When I first suggested to my friend Bee, (who regular followers will know wrote a guest blog post for me), that I write a piece on Dystonia for Dystonia awareness month, I really thought I understood the condition. You can find Bee’s guest blog post here on Blogger or here on WordPress.
I am not claiming to be a medical expert but I had watched a few documentaries and thought I had my head wrapped around it. I asked Bee to provide me with some good links to sites so that I could complete some research and whilst reading them I realised my so called knowledge was woefully lacking. Yes I understood that Dystonia at its most basic level is a condition that causes muscle spasms but there is so much more to it than that. I am really pleased that I have educated myself further and learnt more about this little known condition.
Dystonia is the third most diagnosed neurological disorder after Essential Tremor and Parkinson’s Disease yet it remains largely unknown to the general public and medical professionals.This means that many sufferers spend years trying to discover what is happening to them and many are left without a diagnosis. From all the first hand accounts I have read that was the common thread, the sheer length of time it took to obtain the correct diagnosis.
Dystonia is a neurological disorder where the brain sends messages to the muscles that make them contort or spasm uncontrollably. The muscle spasms that affect the sufferers of this condition can be constant or they can come and go.Dystonia can cause an abnormal posture or repetitive movements and can cause sufferers an incredible amount of pain. Like any condition no two patients are the same, so levels of pain varies for each person. Dystonia can affect a person’s speech, eyesight, neck, trunk or limbs. It is a condition that is treatable not curable.
On commencing research for this post I assumed that Dystonia was just one illness however on research I have learnt that simply is not the case and a good source of information on the many different types of the condition can be found at dystonia.org.uk. Having perused a couple of websites for information I think the NHS Choices site is the easiest to understand for absolute beginners which I would class myself as, even though I had heard of the condition.
The most common form of Dystonia according to the NHS Choices website is Focal Dystonia – this is where a single region of the body is affected such as the neck (cervical) or the eyelids (blepharospasms), 90% of sufferers are believed to have this kind of Dystonia. Cervical Dystonia is the kind my guest blogger Bee suffers with and she has kindly agreed to share a bit of her story about how her Dystonia started and how long it took her to be diagnosed.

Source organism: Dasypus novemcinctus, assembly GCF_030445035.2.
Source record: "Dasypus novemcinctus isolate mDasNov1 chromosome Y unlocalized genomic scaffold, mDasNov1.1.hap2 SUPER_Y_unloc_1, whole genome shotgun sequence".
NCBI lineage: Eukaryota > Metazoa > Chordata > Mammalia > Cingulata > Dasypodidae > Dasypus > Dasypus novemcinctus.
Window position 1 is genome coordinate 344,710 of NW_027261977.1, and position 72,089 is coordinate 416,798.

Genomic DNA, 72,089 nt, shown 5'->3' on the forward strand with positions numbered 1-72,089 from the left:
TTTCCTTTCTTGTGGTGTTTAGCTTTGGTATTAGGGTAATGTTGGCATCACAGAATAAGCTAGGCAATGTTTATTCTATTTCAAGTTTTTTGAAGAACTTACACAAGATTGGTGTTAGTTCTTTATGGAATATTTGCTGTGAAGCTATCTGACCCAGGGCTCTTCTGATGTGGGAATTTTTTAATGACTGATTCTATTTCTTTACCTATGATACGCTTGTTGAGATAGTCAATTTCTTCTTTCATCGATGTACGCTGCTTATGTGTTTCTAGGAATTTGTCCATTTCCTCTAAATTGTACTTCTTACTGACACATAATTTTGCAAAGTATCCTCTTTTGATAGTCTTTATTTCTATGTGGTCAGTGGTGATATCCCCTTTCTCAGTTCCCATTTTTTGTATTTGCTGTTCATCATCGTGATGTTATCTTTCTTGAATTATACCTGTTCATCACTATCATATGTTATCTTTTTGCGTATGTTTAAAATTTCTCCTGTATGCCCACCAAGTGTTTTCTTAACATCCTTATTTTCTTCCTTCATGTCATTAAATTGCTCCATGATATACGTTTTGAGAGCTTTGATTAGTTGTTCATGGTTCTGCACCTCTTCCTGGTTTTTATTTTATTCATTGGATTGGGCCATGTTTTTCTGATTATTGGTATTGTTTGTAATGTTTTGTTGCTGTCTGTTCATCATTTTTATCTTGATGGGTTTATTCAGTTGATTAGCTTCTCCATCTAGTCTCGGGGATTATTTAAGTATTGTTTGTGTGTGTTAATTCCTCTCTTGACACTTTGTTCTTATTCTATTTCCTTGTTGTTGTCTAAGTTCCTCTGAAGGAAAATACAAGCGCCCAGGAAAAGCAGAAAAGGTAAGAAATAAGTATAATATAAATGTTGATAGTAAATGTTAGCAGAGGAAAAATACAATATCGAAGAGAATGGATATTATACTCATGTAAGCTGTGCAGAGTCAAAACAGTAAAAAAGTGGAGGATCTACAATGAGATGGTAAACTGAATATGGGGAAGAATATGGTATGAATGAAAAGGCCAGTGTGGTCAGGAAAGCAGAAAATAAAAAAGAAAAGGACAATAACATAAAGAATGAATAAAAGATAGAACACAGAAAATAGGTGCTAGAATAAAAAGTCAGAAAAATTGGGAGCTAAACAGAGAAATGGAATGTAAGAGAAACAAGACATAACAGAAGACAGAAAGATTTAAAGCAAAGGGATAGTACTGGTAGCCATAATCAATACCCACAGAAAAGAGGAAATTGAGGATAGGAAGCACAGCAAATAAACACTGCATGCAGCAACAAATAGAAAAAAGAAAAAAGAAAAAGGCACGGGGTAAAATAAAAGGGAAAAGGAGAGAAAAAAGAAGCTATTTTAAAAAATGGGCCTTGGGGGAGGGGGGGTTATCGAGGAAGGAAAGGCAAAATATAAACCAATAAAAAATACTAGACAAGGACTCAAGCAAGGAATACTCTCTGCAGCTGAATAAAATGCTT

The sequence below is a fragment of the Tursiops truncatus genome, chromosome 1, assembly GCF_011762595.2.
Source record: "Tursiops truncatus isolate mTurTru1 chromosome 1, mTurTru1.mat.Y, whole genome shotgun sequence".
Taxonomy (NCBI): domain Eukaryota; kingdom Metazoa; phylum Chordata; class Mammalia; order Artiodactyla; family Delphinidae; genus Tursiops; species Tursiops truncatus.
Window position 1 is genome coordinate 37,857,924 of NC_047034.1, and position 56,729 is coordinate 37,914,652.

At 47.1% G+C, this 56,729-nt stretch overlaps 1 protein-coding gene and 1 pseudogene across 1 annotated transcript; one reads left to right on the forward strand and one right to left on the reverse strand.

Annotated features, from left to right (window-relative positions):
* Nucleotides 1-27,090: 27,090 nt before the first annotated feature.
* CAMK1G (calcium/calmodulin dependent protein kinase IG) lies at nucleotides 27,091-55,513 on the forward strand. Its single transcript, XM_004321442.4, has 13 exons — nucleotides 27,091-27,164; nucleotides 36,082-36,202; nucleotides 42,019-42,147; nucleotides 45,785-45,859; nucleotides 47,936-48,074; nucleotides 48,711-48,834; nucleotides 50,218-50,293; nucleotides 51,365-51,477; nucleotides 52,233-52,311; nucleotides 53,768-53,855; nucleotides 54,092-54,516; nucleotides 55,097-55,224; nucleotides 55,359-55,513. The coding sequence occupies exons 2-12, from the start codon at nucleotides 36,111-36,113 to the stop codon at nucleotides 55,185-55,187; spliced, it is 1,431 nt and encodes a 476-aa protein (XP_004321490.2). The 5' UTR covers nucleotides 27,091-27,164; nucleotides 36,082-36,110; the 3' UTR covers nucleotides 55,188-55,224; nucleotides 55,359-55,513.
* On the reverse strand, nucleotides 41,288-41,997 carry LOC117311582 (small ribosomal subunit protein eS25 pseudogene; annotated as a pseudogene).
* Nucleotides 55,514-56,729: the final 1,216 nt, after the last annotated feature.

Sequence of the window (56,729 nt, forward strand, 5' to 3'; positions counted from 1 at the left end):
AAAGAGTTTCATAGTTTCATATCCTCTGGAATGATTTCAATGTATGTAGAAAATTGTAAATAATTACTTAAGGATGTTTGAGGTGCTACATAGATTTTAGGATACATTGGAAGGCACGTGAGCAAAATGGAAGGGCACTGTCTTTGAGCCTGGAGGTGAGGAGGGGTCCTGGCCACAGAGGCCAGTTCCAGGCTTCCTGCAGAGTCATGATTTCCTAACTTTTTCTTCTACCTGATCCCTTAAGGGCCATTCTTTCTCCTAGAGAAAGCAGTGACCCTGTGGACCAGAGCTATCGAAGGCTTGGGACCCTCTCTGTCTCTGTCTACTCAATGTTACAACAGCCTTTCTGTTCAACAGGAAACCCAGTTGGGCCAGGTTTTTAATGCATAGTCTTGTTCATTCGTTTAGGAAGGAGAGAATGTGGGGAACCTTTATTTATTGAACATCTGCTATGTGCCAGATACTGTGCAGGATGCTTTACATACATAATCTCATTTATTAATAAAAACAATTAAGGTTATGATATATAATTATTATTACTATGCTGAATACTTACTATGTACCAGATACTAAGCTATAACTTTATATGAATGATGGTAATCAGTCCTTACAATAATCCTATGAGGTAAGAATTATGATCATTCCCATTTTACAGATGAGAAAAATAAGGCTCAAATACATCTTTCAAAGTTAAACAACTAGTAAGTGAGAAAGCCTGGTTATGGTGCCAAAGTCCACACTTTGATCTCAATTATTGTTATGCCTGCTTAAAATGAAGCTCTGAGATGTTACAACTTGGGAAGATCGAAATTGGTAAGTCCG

Dystonia like other conditions can take years to be diagnosed, which often compounds issues that sufferers are experiencing. One rather significant reason it takes so long to be diagnosed is that many individuals are unaware of what Dystonia is, including General Practitioners and many medical personnel. This often leads to people being undiagnosed or misdiagnosed for many years. As with most medical disorders or diseases treatment in the early stages can be less invasive and more effective. When you are diagnosed late it is as if you are forever playing catch up.
Doctors often tell me that I am a unique and a complex case, which always fills me with joy to know I am so special. My symptoms did not present rapidly or typically like they do in some individuals.Medical opinion states that Dystonia does not progress however in my own case this is not true and from speaking to others with the condition they would refute this also.
Based on my recollection and discussions with my Doctors this is when and how my Dystonia began and progressed. The consensus among the medical professionals that treat me is that it began in my late teens or early twenties. For those of you that read my previous guest blog, I will be 40 soon and was diagnosed at the age of 35.
My symptoms began as chronic headaches, which of course could be attributed to just about anything in the medical world. I felt it was normal for everyone to get headaches on a daily basis. When I was working I would typically develop a headache at approximately 1:00 pm every day. Initially, the opinion was that I was experiencing these headaches due to a cyst in my right sinus.After going to the Ear Nose and Throat Physician and not receiving any definitive news, I figured ok who knows what it is, so it must be fine.